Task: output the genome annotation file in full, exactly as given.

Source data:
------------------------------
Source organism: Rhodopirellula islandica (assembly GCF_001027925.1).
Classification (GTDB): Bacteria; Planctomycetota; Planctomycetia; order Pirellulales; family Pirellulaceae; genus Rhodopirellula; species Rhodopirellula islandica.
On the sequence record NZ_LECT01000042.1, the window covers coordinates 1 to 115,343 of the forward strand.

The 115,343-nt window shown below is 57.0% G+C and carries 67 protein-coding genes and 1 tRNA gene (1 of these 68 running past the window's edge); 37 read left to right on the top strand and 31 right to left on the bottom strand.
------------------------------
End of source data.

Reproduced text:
Source organism: Rhodopirellula islandica (assembly GCF_001027925.1).
Classification (GTDB): Bacteria; Planctomycetota; Planctomycetia; order Pirellulales; family Pirellulaceae; genus Rhodopirellula; species Rhodopirellula islandica.
On the sequence record NZ_LECT01000042.1, the window covers coordinates 1 to 115,343 of the forward strand.

The 115,343-nt window shown below is 57.0% G+C and carries 67 protein-coding genes and 1 tRNA gene (1 of these 68 running past the window's edge); 37 read left to right on the top strand and 31 right to left on the bottom strand.